He pressed his mouth against hers again, roughly, his hand on her face forcing her to endure the assault as his strength and his weight held her prisoner. A wave of nausea washed over her as she tasted blood on his tongue, and feebly she tried to struggle again. Her efforts were rewarded with a sharp punch to her ribs that Natalie knew instantly broke several of them. Between the pain and the air being driven from her lungs, her vision began to swim and she was certain she was going to black out. When he pulled his face back from hers she pulled in a gasping mouthful of breath, that ended in a cry as the expansion of her lungs caused pain.
Dimly she could hear both of them laughing as she struggled to breath and remain conscious against the agony. They were laughing at her, laughing at her suffering, laughing at her feeble attempts to fight back as they systematically beat it out of her. Natalie knew that if she didn't do something immediately her only chance to survive this nightmare would be gone. One of them said something about checking out the goods, and she felt hands on her again, pulling at her clothes and exposing her skin.
This was it.
Instinctively, Natalie closed her eyes and drew in another painful breath and blurted out the first word that came to mind. "LaCroix" she said.
She'd intended to shout it, but it came out as a mere mumble.
Apparently, that was enough, she realized after several groggy moments. All movement in the room had stopped, and the two vampires were crowded closely around her, staring at her.
"What did you say?" one of them asked. The question was accompanied by a rough shake that disoriented her even more and caused shards of agony to slice through her upper body. She was going to go into shock soon. But she managed to form her lips around LaCoix's name again, to answer his question. Then the room seemed to explode with motion. "Get her purse," the blond one said, flicking the order at his companion as if used to giving them for a long time. "Find out who he is." The other vampire complied quickly, lifting her bag from the desk and dumping its contents out. He quickly scrabbled through it and found her wallet. Opening it, he first located the cash she had in there and quickly pocketed it. This earned him a sigh of exasperation from his friend, along with a warning glare.
"Natalie Lambert," he said, holding up her ID and reading from it. Then his face sobered. "Toronto," he added ominously. Natalie watched as the two of them eyed each other and her warily.
"So," her captor said slowly, "You've seen LaCroix at..." his eyes flicked over her quickly, "At his bookstore?" Natalie quickly shook her head. "Oh yeah," he said angrily, pulling her hands up slightly causing her to gasp again. "If he's such a good buddy of yours, what's he do for a living?"
Natalie didn't have much strength left, and it hurt to talk, but she managed to whisper two words. "Raven," she said. He nodded. Then, "Nightcrawler."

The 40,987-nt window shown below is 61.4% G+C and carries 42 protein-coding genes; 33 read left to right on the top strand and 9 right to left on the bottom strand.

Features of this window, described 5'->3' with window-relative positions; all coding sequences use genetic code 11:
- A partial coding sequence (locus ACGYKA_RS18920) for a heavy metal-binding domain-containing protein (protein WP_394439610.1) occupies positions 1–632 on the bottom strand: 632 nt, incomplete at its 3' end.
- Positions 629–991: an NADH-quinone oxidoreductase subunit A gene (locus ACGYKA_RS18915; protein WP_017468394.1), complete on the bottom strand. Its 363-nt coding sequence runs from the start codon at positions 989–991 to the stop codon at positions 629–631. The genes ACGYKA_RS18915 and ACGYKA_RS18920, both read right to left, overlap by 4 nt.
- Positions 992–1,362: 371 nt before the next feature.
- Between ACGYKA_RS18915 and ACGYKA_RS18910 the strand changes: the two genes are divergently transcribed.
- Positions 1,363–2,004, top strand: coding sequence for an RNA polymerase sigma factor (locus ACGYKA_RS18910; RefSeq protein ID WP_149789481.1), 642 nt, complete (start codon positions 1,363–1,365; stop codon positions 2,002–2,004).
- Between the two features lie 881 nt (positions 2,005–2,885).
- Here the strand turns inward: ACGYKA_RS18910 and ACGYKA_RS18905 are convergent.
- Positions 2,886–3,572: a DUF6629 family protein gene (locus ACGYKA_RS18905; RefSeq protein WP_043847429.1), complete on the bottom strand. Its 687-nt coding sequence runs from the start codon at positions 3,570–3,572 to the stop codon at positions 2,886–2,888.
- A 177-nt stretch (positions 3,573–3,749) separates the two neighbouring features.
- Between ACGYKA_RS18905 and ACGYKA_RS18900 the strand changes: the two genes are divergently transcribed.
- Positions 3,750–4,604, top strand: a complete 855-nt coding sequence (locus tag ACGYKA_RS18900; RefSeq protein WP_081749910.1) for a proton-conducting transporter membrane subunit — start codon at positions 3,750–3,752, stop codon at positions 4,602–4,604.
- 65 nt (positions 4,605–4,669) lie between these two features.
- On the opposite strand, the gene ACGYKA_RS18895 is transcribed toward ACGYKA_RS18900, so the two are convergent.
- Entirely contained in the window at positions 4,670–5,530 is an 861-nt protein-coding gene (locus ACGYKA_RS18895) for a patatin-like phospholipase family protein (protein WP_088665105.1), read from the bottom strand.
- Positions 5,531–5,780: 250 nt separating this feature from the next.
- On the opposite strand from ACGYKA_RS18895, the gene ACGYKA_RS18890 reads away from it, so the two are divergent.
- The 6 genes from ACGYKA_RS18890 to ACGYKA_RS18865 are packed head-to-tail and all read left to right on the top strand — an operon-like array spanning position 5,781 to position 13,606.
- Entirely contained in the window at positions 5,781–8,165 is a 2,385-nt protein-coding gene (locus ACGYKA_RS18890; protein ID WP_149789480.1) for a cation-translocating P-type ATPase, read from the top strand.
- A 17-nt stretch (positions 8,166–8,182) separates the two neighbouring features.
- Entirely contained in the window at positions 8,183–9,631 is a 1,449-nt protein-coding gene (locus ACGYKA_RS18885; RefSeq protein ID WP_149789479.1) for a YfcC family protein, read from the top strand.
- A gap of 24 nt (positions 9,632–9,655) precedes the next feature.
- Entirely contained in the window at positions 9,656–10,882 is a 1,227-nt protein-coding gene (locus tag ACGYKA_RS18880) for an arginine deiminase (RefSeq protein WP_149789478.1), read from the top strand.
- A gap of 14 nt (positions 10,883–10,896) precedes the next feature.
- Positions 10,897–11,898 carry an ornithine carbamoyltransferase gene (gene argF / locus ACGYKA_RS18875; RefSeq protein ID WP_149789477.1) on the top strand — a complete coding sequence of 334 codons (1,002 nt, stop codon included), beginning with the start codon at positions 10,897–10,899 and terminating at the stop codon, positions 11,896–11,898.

"Shit!" the dark-haired one said, throwing her wallet down and running his hands through his hair.
"Go make the call," the one holding her shouted, though she could feel him shifting nervously against her..
"Go make the call?" he repeated. Then he shook his head emphatically. "I'm not making the call," he whined. "You make it!"
Pressed against her as firmly as he was, Natalie felt his snarl vibrate through her body. He twisted his head abruptly, and started to say something to the younger vampire, but seemed to think better of it. Instead, he lowered his head, and in a few moments turned to face her again, his features normal. Except for something in his eyes, his normal gray eyes, that hadn't been there before.
He was afraid. Very afraid.
Good, a small, vindictive voice in her head whispered. You should know what it's like to be afraid, she thought.
Abruptly, he released her, and caught her beneath the arms as she started to fall to the floor. "Get a chair," he commanded, then sat her down almost gently in it as soon as it appeared. "Watch her," he said, then turned to leave the room. At the door, however, he paused. "Don't touch her!" he warned, waving a finger at his friend.
"Just make sure you tell him I never laid a hand on her." That earned him another growl.
Then the room was quiet, though she could sense the nervous energy as her guard anxiously paced the room. He never took his eyes off her. For her part, all Natalie wanted was to slip into some numb oblivion and deal with all this later.
But the doctor in her began rapidly assessing her wounds. Definitely broken or bruised ribs, both from being punched and shoved. She could feel the side of her face swelling from where he'd slapped her, and god knew what other types of marks he'd left on her while he'd pawed at her. That last thought made Natalie shudder, and she quickly put it out of her mind.